Tom
Tom:

I've been up to the "old" Camp Baldwin twice now. Interesting place - the lake is sort of still there - the dam that made the lake is still there, but is broken, so the water level is way down. But you can see where all the old campsites used to be.
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Lake at Old Baldwin
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Dam at old Baldwin
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retired jerry
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Re: Camp Chinidere

Post by retired jerry » December 11th, 2012, 10:22 am

I prefered the Boy Scout camp at Spirit Lake.

More boating and hiking and scenery.

I spent a few weeks there and was a councillor one summer.

Now, it's under water.

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kepPNW
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Re: Camp Chinidere

Post by kepPNW » December 11th, 2012, 12:34 pm

retired jerry wrote:Now, it's under water.
And/or underground, eh? Wasn't there something like 300' of deposition in that basin?
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Splintercat
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Re: Camp Chinidere

Post by Splintercat » December 11th, 2012, 9:49 pm

I've been up to the "old" Camp Baldwin twice now. Interesting place - the lake is sort of still there - the dam that made the lake is still there, but is broken, so the water level is way down. But you can see where all the old campsites used to be.
Thanks, Rob - that looks pretty much the same as the last time I visited (at least 15 years ago!) The crack in the dam has been there since the mid-80s, so I'm surprised it hasn't come apart. At one point, the USFS was doing a fisheries improvement program on Ramsey Creek, and I have it in my head that they were going to remove the dam, but clearly they haven't. I believe the USFS has done a land swap with the Boy Scouts to put the old camp into federal ownership in exchange for a USFS parcel inside the new camp boundaries... not sure if that ever came to pass.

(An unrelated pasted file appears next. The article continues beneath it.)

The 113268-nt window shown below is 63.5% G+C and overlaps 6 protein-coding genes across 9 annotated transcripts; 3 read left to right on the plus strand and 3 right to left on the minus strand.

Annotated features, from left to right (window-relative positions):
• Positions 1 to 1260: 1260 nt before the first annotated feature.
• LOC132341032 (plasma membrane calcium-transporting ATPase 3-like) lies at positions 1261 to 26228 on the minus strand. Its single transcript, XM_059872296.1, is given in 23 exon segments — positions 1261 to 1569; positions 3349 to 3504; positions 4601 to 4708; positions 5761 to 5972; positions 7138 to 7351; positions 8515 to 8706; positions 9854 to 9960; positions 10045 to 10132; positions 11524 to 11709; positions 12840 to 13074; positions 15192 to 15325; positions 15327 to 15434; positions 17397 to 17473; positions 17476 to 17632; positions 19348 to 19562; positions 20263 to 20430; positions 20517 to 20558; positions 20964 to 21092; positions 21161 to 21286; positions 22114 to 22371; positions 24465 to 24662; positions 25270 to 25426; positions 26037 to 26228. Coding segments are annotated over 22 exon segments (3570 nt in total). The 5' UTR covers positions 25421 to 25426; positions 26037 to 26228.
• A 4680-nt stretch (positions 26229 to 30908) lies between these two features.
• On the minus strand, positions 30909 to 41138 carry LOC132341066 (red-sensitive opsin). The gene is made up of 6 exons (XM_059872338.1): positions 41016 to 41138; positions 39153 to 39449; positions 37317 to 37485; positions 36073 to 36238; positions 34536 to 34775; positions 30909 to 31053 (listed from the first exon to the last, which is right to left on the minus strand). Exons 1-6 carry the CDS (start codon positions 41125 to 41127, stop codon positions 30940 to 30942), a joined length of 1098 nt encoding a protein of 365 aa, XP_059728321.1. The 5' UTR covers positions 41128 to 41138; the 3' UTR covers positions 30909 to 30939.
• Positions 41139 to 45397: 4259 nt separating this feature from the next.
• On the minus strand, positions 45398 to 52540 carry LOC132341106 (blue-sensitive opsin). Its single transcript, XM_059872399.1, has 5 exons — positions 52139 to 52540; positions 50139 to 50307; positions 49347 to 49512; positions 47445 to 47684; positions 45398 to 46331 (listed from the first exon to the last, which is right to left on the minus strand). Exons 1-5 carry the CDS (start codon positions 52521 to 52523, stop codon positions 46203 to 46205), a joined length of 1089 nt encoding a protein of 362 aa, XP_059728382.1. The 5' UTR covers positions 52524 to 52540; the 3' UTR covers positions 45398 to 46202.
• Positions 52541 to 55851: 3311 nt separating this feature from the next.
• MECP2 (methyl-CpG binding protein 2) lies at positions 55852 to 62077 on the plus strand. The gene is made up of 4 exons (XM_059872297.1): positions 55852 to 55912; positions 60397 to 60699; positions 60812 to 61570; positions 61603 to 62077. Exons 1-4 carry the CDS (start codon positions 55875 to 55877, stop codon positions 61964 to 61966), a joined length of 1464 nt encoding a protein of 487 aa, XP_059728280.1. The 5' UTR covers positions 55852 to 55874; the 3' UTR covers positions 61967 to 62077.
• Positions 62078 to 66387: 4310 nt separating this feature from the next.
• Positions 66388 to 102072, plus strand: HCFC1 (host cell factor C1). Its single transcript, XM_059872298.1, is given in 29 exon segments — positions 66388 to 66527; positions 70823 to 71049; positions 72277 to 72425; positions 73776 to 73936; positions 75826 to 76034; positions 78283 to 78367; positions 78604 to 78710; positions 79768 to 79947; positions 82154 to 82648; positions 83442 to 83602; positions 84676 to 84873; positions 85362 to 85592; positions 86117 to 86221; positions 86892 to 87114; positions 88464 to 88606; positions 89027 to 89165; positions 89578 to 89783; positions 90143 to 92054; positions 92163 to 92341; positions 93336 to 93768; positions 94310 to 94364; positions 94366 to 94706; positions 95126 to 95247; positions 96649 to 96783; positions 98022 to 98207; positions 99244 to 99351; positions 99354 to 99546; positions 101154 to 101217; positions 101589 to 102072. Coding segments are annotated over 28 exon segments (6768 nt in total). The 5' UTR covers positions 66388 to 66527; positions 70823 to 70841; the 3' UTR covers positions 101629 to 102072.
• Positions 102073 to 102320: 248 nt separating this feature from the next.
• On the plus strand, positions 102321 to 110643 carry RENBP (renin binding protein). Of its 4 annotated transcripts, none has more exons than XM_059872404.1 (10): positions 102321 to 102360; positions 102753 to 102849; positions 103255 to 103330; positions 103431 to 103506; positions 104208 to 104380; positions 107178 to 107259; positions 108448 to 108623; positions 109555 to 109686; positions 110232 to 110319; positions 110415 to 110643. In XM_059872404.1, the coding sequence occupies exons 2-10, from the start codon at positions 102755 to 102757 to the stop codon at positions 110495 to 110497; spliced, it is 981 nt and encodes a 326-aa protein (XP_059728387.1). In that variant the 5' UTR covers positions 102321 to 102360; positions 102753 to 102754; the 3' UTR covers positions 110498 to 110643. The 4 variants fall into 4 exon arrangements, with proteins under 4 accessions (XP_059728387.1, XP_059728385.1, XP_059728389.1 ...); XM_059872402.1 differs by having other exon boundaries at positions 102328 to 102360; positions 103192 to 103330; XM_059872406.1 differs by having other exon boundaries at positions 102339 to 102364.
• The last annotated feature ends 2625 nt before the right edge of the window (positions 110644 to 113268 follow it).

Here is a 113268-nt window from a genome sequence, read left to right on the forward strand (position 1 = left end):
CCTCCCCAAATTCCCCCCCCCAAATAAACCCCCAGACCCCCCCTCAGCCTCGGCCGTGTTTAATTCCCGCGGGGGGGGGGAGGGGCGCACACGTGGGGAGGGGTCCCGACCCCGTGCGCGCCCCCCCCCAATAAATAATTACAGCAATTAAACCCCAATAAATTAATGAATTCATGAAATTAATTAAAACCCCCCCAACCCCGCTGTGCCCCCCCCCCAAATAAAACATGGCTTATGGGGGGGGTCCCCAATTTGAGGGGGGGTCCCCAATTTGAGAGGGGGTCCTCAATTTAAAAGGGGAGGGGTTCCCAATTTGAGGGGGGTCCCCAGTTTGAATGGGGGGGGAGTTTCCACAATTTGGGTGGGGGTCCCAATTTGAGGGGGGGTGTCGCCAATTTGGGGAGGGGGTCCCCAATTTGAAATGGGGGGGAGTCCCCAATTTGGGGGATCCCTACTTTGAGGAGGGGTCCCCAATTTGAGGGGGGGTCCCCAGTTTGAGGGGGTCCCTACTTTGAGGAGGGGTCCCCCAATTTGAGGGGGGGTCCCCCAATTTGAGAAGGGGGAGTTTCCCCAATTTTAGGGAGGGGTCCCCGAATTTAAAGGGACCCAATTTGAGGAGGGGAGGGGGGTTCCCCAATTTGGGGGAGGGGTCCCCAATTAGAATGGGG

In my ancient history at Camp Baldwin, I was one of the guys who flagged a trail to an area near the old camp that we named "Vulture Rocks" (after a rather stinky turkey vulture nest in the base of the rocks). If you walk across the old dam, then head around a rock outcrop on the opposite side of the lake, you'll find an obvious trail heading up the next canyon. It leads to the top of Vulture Rocks, and the BSA still runs a rock climbing program there that we started clear back when we first found the rocks and flagged the trail. Haven't been there in years, but it's a really pretty spot. Unlogged at the time, though that may have changed, given the aggressive clear cutting that took place on the Barlow District in the 1980s and 90s.

Nice memories!

-Tom :)

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Chase
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Re: Camp Chinidere

Post by Chase » December 30th, 2012, 11:50 am

New material found:

While reading Mount Hood A Guide Compiled by the Workers of the Writers' Program of the Work Projects Administration in the State of Oregon, 1940 I stumbled upon this sentence:
CAMP CHINIDERE is on the shores of beautiful WAHTUM LAKE, 19.5 miles (free public camp grounds; two shelters). This lake, a half mile long and not quite so wide, is situated in a region of luxuriant forest growths. In the camp area, three signboards read: Herman Creek Trail (East); Eagle Creek Trail (West); Lost Lake Trail (South). (86)
[Caps and italics not mine]

I know there was a Wahtum Ranger Station north of the lake (near the Anthill Trail turnoff), but I don't think that counts as a shelter.